Pseudophilautus femoralis at Nuwara_Eliya.

Taruga_eques_at_Nuwara_Eliya_2a(MR)(01_19)

Montane Hour Class Fog (Taruga eques) at St. Andrews/Pidurutalagala.

We experienced consistently clear, beautiful weather with classic, crisp winter conditions. There had been frost earlier in the month but by the time that we got to the high reaches of the dormitory neat Mahaeliya bungalow in Horton Plains it was at least 10-15 degrees C° above freezing. The highlight of the time in Horton Plains was climbing the 2nd and 3rd highest mountains in Sri Lanka. Kirigalpotta (2,388 m) was the focus of a seven-hour round trip hike on Wednesday and Totupola Kanda (2,360m) was a short walk that we did on Thursday morning. For good measure we visited Sri Lanka’s highest peak Pidurutalagala (albeit by van, as walking is not allowed) on the final morning of the experience. On all of these morning we were blessed with exquisitely clear conditions that allowed for crystal clear views to Sri Pada and the neigboring ridges.

Early morning view to Sri Pada from the slopes of Thotupola.

Kirigalpotta adn Horton Plains from Thotupola Kanda.

 

PAST WWW TRIPS

*** for this blog post I have borrowed reflections (written by me) from past Highlands excursions.***

FURTHER READING & REFERENCES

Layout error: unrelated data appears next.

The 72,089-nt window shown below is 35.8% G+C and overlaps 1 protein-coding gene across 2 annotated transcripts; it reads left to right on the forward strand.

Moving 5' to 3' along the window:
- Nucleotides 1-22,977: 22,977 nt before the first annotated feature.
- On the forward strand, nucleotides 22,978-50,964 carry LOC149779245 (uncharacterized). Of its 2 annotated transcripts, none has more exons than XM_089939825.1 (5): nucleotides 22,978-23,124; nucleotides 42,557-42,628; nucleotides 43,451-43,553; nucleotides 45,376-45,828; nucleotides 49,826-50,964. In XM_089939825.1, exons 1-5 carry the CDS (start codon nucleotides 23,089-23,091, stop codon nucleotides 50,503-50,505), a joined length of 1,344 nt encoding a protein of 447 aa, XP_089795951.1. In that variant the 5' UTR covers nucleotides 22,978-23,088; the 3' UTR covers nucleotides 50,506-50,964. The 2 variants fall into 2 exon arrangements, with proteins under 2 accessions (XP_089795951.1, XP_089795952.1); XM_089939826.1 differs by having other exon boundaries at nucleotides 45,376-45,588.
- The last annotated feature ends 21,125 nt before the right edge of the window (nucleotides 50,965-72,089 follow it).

Critical Ecosystem Partnership Fund (CEPF). Western Ghats and Sri Lanka Biodiversity Hotspot. May 2007. Web.

De Silva, Anslem and Kanisha Ukuwela. A Naturalist’s Guide to the Reptiles of Sri Lanka. Colombo: Vijitha Yapa Publications, 2017. Print.

De Silva, Anslem. The Diversity of Horton Plains National Park. Colombo: Vijitha Yapa Publications, 2007. Print.

Pethiyagoda, Rohan. Horton Plains: Sri Lanka’s Cloud Forest National Park. Colombo: WHT, 2013. Print.

Rodrigo, Malaka. “Lanka’s central highlands win heritage battle”. The Sunday Times. 8 August 2010. Web.

Senevirathna, Ishanda. The Peeping Frogs of Nuwara Eliya. Colombo: Jetwings, 2018. Print.

Somaweera, Ruchira & Nilusha. Lizards of Sri Lanka: A Colour Guide With Field Keys. Frankfurt: Edition Chimaira 2009. Print.

Werner, Wolfgang. Sri Lanka’s Magnificent Cloud Forests. Colombo: Wildlife Heritage Trust, 2001. Print.